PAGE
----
I assess each and every one of them to ensure they are stable & progressing to their goals. I intervene when something is not right and I advocate for what my patients need. I medicate patients with pain meds, because having a baby is pretty painful, and I ensure that all other necessary medications are given on time and appropriately. I provide education and teaching to all my moms (& dads!) every single shift - there is a lot to learn when you have a new baby! I help new moms & new babies learn to breastfeed, which I promise you is not as easy as it is made out to be. I provide reassurance to all my moms & dads because bringing a new little baby into the world can be pretty overwhelming. Oh, and I document every single thing I do for every single patient I care for. Can't forget that!

For the most part, my job is a pretty happy. That is one of the reasons I went into it, and one of the reasons I enjoy it as much as I do. However I assure you, it is not always a happy situation or a happy ending. Unfortunately there are situations that are heartbreaking. I have cared for mothers and fathers who have lost their babies, or whose newborns are critically ill in the NICU. What is supposed to have been a happy time turns into a parent's worst nightmare. There are newborns that are born into broken families, to drug addicted mothers. They don't always go home with their birth mother. Sometimes babies are born as a product of sexual assault. It is not always perfect, happy family units that I am taking care of, and I think people often forget that.

I may not be an ED nurse, an ICU nurse, or even an oncology nurse. I do not take care of critically ill patients, or patients who are coming to the end of their lives, but what I do is still important. I am not going to sit here and tell you I save lives, because I most certainly do not, but I feel good knowing that I at the very least am helping people, and on a good day I am making a difference in their first few days of life, or first few days as parents.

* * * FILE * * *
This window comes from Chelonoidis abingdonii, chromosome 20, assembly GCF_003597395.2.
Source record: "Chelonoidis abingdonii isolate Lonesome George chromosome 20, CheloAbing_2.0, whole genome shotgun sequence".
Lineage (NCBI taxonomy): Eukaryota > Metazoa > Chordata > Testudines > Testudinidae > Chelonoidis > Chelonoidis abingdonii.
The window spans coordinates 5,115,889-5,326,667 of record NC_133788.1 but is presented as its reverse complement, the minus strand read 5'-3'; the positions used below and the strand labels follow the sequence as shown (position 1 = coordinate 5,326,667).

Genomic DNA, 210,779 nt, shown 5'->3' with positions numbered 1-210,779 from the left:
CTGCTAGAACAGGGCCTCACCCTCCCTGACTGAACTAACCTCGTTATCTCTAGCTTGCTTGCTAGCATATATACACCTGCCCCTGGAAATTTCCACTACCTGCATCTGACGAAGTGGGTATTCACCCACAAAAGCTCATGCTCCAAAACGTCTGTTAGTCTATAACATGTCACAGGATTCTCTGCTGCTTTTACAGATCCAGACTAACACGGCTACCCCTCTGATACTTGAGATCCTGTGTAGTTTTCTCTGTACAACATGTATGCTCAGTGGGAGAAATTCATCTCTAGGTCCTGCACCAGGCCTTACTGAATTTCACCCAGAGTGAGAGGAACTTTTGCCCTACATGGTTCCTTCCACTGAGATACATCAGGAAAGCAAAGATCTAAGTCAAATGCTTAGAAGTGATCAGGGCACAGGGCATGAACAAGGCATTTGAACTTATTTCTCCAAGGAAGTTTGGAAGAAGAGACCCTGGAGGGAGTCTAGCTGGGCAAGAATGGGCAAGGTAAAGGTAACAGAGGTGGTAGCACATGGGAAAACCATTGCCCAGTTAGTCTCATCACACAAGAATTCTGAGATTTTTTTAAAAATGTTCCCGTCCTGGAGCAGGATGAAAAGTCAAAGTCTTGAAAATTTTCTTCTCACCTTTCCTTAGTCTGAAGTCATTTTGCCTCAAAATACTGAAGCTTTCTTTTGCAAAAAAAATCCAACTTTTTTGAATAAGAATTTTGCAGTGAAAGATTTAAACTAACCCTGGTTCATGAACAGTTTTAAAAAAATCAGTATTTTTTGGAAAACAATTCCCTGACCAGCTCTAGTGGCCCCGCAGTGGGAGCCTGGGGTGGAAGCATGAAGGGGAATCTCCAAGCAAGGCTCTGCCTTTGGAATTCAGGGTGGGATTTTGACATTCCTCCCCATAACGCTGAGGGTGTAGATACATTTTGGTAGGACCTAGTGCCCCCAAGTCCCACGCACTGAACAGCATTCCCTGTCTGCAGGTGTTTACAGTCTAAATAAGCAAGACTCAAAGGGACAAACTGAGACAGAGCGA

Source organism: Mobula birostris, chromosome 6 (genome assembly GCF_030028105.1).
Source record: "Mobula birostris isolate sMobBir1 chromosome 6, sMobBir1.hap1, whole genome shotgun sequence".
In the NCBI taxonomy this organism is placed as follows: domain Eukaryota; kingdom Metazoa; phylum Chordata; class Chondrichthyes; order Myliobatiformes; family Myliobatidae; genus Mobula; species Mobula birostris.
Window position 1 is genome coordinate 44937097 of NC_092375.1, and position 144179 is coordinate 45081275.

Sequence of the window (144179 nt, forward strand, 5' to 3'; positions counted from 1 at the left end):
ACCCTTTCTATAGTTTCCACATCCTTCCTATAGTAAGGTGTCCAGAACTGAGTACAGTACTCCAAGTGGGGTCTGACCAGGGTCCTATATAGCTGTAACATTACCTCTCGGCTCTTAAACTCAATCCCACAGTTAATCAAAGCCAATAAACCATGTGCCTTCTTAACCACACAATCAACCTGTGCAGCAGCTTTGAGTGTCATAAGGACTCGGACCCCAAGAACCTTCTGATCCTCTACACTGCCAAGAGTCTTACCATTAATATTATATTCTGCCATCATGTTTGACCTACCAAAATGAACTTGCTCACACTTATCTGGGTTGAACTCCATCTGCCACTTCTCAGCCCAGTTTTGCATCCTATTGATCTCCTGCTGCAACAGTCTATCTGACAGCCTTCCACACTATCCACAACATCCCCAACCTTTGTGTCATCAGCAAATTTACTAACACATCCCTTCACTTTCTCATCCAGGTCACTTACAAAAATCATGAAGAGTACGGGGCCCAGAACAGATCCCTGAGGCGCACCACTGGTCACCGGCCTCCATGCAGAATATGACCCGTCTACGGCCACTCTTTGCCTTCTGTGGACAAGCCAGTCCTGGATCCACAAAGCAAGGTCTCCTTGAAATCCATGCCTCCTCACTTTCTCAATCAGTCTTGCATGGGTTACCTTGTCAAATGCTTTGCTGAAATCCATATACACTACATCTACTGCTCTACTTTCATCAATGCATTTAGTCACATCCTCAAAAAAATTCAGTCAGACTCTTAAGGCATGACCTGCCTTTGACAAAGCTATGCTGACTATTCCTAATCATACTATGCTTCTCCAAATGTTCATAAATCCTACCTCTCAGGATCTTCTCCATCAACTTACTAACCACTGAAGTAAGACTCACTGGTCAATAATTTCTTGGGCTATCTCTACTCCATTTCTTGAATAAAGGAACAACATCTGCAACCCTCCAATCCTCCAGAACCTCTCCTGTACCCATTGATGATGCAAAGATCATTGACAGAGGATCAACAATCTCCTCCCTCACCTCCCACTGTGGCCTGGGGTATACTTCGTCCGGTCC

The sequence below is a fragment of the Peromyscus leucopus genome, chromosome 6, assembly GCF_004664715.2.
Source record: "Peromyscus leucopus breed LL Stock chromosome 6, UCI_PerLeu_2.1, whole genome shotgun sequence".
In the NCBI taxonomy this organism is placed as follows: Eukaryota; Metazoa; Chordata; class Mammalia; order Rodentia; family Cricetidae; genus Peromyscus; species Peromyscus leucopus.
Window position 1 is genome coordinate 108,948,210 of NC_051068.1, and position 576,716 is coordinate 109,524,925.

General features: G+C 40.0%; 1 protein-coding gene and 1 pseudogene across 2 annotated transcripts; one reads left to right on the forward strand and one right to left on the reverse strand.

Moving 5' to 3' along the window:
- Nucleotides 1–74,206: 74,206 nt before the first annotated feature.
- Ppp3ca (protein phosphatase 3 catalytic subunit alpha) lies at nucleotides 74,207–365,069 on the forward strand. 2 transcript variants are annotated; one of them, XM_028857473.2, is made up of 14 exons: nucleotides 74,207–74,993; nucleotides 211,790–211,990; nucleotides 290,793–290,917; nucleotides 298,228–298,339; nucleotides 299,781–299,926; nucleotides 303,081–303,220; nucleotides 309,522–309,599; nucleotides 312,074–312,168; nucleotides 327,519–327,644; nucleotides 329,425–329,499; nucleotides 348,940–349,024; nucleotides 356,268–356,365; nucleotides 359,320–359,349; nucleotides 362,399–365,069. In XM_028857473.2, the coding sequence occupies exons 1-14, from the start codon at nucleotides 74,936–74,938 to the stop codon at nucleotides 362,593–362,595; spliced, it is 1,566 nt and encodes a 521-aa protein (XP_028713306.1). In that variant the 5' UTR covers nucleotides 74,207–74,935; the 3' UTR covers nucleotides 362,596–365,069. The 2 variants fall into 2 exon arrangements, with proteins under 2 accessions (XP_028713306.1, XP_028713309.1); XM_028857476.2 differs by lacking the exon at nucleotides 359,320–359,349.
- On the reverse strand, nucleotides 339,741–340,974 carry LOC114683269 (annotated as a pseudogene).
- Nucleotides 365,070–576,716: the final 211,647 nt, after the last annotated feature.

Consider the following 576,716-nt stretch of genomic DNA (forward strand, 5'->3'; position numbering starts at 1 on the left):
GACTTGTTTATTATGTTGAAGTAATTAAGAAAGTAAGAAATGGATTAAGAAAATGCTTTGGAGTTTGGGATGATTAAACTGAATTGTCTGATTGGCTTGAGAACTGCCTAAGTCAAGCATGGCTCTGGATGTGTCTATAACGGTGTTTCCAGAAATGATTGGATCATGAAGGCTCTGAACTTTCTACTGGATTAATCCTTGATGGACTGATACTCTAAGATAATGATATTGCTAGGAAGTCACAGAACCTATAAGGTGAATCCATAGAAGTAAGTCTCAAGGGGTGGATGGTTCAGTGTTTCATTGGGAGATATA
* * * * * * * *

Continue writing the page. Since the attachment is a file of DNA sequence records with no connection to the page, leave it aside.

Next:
Nursing is very humbling for me, it keeps me grounded, and makes me feel like I am giving back. For that, I am very grateful. I can say without a second of hesitation that I truly love my job. I feel extremely blessed to be able to say that, especially in a field that can be so challenging. But with the most challenge often comes the biggest reward.

My journey to get here had it's challenging moments, and there were many times I didn't think I would even make it to where I am today. I am so proud that I did and that I get to call myself a nurse. I'm reminded time & time again to trust in the universe, in God's path for you, and always know you end up exactly where you are meant to be. Cheers to one year of nursing under my belt, here's to many more good years!

xo. G

1 comment:

  1. "Difficult roads often lead to beautiful destinations"

    Gretchen,
    Even though hard, I knew you had it in you! You had to dig deep, rely on your strength and resilience and continue to persevere! So glad you did, so proud of you! Being a nurse is one of the most demanding and difficult professions but one that reaps the biggest rewards. You have already made a difference in the lives of those moms and their babies through your excellent clinical skills, compassion and gentleness. You are only just getting started, you have so much yet to do...When you push harder, you fly higher! Love you!